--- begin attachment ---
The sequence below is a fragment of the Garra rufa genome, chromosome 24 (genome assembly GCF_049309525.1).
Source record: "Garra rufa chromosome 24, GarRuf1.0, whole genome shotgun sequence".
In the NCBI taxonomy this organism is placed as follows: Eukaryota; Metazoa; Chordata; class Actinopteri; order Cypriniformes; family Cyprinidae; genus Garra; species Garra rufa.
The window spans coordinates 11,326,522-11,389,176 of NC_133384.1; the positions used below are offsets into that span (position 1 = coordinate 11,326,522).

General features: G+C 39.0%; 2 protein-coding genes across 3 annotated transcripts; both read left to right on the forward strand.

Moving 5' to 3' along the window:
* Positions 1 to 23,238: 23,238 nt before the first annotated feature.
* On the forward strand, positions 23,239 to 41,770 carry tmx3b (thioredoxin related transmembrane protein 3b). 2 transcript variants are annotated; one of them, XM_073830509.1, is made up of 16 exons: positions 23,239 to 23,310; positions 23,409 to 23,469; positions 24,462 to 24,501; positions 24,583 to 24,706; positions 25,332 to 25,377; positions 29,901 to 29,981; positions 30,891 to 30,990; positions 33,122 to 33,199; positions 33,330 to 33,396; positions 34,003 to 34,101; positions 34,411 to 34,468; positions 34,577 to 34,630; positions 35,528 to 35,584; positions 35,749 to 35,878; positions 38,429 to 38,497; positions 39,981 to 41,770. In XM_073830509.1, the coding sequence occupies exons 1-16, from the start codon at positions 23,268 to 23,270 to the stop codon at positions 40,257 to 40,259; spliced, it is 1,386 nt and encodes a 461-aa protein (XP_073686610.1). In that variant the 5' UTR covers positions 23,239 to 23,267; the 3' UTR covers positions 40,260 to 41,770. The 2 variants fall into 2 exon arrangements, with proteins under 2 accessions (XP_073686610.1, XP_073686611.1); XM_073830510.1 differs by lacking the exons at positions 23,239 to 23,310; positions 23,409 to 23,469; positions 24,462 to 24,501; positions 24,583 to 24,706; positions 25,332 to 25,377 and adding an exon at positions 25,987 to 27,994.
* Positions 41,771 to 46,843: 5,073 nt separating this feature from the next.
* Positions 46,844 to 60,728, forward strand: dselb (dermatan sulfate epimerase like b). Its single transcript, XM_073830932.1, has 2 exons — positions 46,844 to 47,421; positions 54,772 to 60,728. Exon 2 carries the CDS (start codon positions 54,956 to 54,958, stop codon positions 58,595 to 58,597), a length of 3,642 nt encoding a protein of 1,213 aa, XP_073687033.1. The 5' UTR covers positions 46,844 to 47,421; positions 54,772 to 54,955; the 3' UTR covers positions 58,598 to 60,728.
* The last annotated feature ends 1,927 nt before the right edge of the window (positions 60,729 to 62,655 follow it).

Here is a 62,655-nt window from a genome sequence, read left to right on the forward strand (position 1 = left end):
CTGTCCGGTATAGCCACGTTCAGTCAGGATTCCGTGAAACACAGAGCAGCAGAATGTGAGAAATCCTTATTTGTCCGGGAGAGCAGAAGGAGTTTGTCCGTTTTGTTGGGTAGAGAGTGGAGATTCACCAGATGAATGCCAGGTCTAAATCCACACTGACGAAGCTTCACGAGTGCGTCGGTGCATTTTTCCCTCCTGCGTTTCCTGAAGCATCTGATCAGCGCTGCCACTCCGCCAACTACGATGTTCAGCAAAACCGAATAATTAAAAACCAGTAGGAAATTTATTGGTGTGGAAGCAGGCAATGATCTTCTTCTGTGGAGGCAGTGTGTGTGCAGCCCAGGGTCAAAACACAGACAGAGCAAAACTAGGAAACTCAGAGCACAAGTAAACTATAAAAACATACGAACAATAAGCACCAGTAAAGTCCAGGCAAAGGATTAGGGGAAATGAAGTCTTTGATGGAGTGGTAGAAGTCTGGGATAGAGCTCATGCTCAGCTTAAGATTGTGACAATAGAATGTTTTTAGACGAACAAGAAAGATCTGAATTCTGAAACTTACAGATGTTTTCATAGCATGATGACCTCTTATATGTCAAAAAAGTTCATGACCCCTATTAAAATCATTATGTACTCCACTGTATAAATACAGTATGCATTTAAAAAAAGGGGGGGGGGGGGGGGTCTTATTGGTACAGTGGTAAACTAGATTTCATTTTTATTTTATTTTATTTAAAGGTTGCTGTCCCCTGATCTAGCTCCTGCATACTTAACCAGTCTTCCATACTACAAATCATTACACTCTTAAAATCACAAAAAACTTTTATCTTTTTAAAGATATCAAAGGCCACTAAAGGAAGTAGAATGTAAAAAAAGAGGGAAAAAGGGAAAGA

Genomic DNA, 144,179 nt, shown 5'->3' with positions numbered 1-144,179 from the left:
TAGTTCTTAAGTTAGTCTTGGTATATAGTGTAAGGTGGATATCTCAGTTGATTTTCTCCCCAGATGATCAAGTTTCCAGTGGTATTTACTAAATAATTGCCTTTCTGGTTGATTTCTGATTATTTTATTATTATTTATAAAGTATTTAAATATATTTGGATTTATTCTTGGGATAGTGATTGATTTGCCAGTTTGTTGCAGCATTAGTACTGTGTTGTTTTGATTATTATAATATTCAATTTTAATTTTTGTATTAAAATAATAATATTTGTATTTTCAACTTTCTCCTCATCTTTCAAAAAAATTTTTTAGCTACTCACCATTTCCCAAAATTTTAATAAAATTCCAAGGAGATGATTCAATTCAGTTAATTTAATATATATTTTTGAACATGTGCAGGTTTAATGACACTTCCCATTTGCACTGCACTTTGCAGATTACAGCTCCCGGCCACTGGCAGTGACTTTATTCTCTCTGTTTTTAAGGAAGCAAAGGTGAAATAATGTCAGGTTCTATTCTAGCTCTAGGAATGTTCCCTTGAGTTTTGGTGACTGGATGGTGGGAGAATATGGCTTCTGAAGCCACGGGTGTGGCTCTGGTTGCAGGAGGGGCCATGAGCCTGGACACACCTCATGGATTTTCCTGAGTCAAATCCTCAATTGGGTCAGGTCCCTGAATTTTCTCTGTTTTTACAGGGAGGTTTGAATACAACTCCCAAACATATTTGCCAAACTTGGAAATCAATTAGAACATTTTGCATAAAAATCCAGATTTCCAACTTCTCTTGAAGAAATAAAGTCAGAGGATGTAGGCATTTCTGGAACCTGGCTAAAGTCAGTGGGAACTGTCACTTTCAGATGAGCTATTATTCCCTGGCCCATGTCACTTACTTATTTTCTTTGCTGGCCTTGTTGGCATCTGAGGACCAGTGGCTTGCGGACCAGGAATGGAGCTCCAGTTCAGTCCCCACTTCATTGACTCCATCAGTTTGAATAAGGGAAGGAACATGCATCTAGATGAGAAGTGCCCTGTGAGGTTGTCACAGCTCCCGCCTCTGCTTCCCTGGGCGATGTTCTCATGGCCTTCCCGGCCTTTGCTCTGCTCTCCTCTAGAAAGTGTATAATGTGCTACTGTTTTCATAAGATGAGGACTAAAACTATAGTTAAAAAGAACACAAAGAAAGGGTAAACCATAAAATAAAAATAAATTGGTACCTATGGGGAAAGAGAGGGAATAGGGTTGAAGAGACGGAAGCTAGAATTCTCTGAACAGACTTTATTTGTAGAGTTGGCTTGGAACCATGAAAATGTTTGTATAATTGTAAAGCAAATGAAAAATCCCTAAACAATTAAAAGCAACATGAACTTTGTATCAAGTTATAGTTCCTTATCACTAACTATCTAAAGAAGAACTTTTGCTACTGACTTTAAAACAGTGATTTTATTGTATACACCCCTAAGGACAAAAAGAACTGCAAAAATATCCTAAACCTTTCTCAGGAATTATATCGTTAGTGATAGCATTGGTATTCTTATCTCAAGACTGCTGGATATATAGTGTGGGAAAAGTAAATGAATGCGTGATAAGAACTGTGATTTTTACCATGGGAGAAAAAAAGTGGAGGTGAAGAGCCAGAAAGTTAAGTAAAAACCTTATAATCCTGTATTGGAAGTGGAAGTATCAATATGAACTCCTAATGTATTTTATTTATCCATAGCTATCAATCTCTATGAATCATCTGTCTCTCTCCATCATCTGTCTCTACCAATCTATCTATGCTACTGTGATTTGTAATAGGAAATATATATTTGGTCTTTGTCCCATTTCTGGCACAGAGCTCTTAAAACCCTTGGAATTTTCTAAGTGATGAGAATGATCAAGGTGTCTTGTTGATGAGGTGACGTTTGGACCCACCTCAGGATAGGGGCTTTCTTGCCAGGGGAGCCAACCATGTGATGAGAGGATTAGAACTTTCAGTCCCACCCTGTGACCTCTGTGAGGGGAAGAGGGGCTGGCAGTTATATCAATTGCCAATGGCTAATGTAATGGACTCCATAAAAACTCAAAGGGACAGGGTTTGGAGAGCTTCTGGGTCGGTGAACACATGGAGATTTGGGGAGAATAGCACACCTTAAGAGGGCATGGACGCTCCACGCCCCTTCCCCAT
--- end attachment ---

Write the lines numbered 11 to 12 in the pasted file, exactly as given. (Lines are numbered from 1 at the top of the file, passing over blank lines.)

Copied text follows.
* The last annotated feature ends 1,927 nt before the right edge of the window (positions 60,729 to 62,655 follow it).

Here is a 62,655-nt window from a genome sequence, read left to right on the forward strand (position 1 = left end):